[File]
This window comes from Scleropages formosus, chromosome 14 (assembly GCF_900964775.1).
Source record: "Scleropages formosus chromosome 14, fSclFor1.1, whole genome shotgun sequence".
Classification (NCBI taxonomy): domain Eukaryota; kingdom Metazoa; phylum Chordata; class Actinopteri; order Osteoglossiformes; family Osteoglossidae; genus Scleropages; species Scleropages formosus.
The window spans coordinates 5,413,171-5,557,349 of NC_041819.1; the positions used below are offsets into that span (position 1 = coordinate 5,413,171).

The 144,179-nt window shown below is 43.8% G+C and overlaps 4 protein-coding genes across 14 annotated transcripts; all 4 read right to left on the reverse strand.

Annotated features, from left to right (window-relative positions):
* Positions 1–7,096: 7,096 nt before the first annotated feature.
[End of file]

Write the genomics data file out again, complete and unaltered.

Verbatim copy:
This window comes from Scleropages formosus, chromosome 14 (assembly GCF_900964775.1).
Source record: "Scleropages formosus chromosome 14, fSclFor1.1, whole genome shotgun sequence".
Classification (NCBI taxonomy): domain Eukaryota; kingdom Metazoa; phylum Chordata; class Actinopteri; order Osteoglossiformes; family Osteoglossidae; genus Scleropages; species Scleropages formosus.
The window spans coordinates 5,413,171-5,557,349 of NC_041819.1; the positions used below are offsets into that span (position 1 = coordinate 5,413,171).

The 144,179-nt window shown below is 43.8% G+C and overlaps 4 protein-coding genes across 14 annotated transcripts; all 4 read right to left on the reverse strand.

Annotated features, from left to right (window-relative positions):
* Positions 1–7,096: 7,096 nt before the first annotated feature.